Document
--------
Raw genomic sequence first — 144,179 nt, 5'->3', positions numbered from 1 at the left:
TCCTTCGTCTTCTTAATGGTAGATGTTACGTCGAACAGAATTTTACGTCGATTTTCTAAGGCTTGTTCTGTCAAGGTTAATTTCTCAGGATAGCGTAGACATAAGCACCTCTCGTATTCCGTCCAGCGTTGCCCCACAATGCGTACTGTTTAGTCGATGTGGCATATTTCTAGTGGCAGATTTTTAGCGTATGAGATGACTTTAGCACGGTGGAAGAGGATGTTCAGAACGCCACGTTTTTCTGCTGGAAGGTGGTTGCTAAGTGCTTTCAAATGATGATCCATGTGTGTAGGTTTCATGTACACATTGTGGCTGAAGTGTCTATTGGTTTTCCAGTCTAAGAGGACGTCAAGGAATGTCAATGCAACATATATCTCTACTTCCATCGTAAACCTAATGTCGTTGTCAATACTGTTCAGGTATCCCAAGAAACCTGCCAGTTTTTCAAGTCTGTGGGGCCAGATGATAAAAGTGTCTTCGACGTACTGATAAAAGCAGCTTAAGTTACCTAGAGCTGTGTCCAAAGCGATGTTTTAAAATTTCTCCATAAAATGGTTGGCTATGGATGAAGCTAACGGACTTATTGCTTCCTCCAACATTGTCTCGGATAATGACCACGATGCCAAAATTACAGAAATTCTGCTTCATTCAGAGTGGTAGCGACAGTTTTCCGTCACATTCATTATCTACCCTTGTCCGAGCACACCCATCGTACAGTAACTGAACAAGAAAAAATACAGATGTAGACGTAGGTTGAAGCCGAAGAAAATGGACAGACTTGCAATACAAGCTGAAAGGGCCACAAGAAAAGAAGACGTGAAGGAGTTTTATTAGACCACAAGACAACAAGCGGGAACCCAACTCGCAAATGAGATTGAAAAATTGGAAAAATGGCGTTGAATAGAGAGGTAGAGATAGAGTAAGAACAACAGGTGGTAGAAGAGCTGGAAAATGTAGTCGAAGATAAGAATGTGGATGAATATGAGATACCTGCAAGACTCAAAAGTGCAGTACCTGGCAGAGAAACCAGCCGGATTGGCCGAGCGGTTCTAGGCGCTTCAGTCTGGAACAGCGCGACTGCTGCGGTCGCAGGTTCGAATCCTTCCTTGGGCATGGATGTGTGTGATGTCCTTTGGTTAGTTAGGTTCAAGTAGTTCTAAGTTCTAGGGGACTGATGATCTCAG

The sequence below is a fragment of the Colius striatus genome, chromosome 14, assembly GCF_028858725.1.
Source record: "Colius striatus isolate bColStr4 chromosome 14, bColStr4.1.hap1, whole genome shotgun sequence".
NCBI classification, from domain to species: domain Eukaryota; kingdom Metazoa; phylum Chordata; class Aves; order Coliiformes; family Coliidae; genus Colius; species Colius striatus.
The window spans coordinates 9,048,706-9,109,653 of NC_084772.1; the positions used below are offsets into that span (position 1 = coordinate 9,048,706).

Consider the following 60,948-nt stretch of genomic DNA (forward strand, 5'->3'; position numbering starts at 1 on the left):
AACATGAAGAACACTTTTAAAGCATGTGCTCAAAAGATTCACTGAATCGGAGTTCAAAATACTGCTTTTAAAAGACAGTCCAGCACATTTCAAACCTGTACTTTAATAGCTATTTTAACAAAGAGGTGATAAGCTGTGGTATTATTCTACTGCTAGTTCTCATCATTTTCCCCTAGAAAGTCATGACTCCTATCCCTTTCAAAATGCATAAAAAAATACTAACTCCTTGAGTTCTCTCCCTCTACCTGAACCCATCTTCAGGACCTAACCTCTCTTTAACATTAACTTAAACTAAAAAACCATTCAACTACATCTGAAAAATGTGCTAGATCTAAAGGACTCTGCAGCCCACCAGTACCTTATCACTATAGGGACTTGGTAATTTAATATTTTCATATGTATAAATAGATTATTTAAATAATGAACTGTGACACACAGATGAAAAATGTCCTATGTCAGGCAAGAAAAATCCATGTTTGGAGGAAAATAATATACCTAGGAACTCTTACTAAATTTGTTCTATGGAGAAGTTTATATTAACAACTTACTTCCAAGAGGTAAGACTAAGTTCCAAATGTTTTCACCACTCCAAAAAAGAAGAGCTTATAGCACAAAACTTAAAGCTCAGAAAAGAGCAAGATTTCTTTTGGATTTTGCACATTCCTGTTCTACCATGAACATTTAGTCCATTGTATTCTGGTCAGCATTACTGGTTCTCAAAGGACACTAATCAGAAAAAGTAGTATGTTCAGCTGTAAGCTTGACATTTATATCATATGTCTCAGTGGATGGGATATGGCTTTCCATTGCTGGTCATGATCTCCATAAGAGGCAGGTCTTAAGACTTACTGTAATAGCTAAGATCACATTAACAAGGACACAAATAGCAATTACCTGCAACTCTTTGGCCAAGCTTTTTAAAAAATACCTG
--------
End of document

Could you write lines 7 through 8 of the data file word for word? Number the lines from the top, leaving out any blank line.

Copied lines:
Consider the following 60,948-nt stretch of genomic DNA (forward strand, 5'->3'; position numbering starts at 1 on the left):
AACATGAAGAACACTTTTAAAGCATGTGCTCAAAAGATTCACTGAATCGGAGTTCAAAATACTGCTTTTAAAAGACAGTCCAGCACATTTCAAACCTGTACTTTAATAGCTATTTTAACAAAGAGGTGATAAGCTGTGGTATTATTCTACTGCTAGTTCTCATCATTTTCCCCTAGAAAGTCATGACTCCTATCCCTTTCAAAATGCATAAAAAAATACTAACTCCTTGAGTTCTCTCCCTCTACCTGAACCCATCTTCAGGACCTAACCTCTCTTTAACATTAACTTAAACTAAAAAACCATTCAACTACATCTGAAAAATGTGCTAGATCTAAAGGACTCTGCAGCCCACCAGTACCTTATCACTATAGGGACTTGGTAATTTAATATTTTCATATGTATAAATAGATTATTTAAATAATGAACTGTGACACACAGATGAAAAATGTCCTATGTCAGGCAAGAAAAATCCATGTTTGGAGGAAAATAATATACCTAGGAACTCTTACTAAATTTGTTCTATGGAGAAGTTTATATTAACAACTTACTTCCAAGAGGTAAGACTAAGTTCCAAATGTTTTCACCACTCCAAAAAAGAAGAGCTTATAGCACAAAACTTAAAGCTCAGAAAAGAGCAAGATTTCTTTTGGATTTTGCACATTCCTGTTCTACCATGAACATTTAGTCCATTGTATTCTGGTCAGCATTACTGGTTCTCAAAGGACACTAATCAGAAAAAGTAGTATGTTCAGCTGTAAGCTTGACATTTATATCATATGTCTCAGTGGATGGGATATGGCTTTCCATTGCTGGTCATGATCTCCATAAGAGGCAGGTCTTAAGACTTACTGTAATAGCTAAGATCACATTAACAAGGACACAAATAGCAATTACCTGCAACTCTTTGGCCAAGCTTTTTAAAAAATACCTG